In 1633 the States General (the government of the United Provinces) appointed Blaeu mapmaker of the Republic. In the same year he was appointed cartographer and hydrographer of the Vereenighde Oostindische Compagnie (VOC) – The Dutch East India Company. His son Joan inherited the VOC position, as did his grandson Joan II; The Blaeu family held this prestigious position from 1633 till 1712.

Willem Blaeu had great plans to publish several more volumes of his world atlas but he didn’t live to see them realised, dying 21 October 1638. The publishing house passed to his two sons Joan (1596-1673) and Cornelis (c.1610-1644). The last two volumes prepared by Willem appeared in 1640 and 1645. Joan completed his father’s atlas with a sixth volume in 1655.

Along with all his other achievements Willem Janszoon Blaeu made a substantial improvement to the mechanical printing press by adding a counter weight to the pressure bar in order to make the platen rise automatically. This ‘Blaeu’ or ‘Dutch’ press became standard throughout the low countries and was also introduced into England. The first printing press introduced into America in 1639 was a Blaeu press.

Although he held a doctorate in law, Joan devoted his life to the family cartographic publishing business. In 1662 he set the high point of the atlas battle with the House of Hondius with the publication of the Atlas Maior; containing 600 double page maps and 3,000 pages of text it was the most spectacular atlas of all time. Along with its lavish maps the Atlas Maior contained a map of Hven and pictures of the house and stellar observatory on the island where Willem Janszoon Blaeu first learnt his trade. Whereas Willem was careful not to take sides in the dispute between the different systems for the cosmos – geocentric, heliocentric, geo-heliocentric – in the Atlas Maior, Joan committed to heliocentricity.

Joan Blaeu. By J.van Rossum
Source: Wikimedia Commons

Blaeu Atlas Maior 1662-5, Volume 1
Nova Et Accvratissima Totius Terrarvm Orbis Tabvla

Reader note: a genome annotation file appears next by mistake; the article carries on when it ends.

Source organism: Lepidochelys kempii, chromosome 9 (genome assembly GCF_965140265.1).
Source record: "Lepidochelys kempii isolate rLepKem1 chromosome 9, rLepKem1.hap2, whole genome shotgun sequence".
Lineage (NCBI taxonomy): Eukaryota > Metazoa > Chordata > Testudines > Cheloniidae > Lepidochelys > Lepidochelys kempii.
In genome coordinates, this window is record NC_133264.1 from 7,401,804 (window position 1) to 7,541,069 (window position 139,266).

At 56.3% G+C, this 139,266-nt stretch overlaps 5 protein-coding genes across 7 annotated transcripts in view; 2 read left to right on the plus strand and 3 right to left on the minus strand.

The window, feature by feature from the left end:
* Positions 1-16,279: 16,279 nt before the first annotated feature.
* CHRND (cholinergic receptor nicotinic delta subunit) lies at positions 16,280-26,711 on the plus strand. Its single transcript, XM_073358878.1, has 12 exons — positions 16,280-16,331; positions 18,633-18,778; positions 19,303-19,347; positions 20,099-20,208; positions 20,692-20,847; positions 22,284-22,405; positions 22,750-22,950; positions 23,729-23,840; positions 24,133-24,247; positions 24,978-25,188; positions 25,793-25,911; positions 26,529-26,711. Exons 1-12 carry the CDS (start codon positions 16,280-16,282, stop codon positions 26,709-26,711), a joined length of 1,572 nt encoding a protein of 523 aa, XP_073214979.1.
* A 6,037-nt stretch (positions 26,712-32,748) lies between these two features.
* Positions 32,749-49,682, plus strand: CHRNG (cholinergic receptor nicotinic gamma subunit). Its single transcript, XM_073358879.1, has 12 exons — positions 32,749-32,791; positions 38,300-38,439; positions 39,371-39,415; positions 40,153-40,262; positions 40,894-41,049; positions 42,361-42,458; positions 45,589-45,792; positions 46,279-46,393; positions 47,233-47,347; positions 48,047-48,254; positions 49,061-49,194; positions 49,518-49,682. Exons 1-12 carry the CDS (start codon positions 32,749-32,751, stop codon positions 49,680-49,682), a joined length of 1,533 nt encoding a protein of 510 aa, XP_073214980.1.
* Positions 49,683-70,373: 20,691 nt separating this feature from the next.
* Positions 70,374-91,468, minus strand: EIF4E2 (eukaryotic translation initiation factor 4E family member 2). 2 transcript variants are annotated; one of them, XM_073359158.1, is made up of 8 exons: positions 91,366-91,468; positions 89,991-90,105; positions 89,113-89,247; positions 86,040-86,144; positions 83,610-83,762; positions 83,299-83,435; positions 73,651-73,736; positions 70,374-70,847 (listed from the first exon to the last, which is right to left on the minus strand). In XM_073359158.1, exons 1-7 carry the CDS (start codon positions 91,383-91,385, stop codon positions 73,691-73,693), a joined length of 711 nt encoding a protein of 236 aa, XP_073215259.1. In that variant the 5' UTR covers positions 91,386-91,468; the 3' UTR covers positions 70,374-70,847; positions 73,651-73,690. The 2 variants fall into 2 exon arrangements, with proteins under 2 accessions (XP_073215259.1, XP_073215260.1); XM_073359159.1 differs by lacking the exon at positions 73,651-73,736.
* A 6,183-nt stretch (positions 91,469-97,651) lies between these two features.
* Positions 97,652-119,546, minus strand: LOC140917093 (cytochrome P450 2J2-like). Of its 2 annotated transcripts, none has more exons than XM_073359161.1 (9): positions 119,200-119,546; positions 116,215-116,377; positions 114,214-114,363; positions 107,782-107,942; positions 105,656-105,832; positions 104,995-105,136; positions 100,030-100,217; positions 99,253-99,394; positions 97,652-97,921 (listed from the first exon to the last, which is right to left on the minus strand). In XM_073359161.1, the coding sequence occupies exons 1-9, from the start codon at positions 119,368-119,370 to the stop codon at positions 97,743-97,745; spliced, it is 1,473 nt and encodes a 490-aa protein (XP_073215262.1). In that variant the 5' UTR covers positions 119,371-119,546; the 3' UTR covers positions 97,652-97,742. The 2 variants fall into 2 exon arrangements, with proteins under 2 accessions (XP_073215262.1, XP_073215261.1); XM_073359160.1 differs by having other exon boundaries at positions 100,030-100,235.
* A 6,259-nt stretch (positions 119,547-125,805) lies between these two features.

Source: National Library of Scotland

The rivalry between the Houses of Hondius and Blaeu, pushing each other to new heights of quality and accuracy in their maps and globes led to them totally dominating the European market in the first half of the sixteenth century, particularly in the production of globes where they almost had a monopoly. Globes in the period, which weren’t from one of the Amsterdam producers, were almost always pirated copies of their products.

As an interesting footnote, as with all things mathematical England lagged behind the continent in cartography and globe making. Although there had been earlier single globes made in on the island, England’s first commercial producer of terrestrial and celestial globes, Joseph Moxon, learnt his trade from Willem Janszoon Blaeu in Amsterdam. In 1634 Blaeu had published a manual on how to use globes, Tweevoudigh onderwijs van de Hemelsche en Aerdsche globen (Twofold instruction in the use of the celestial and terrestrial globes). In the 1660s, Moxon published his highly successful A Tutor to Astronomie and Geographie. Or an Easie and speedy way to know the Use of both the Globes, Cœlestial and Terrestrial : in six Books, which went through many editions, however the first edition was just an English translation of Blaeu’s earlier manual.

The Dutch painter Jan Vermeer often featured globes and maps in his paintings and it has been shown that these are all reproductions of products from the Blaeu publishing house.

Vermeer’s Art of Painting or The Allegory of Painting (c. 1666–68)
With Blaeu Wall Map
Google Art Project Source: Wikimedia Commons

Jan Vermeer The Astronomer with Blaeu celestial globe and right on the wall a Blaeu wall map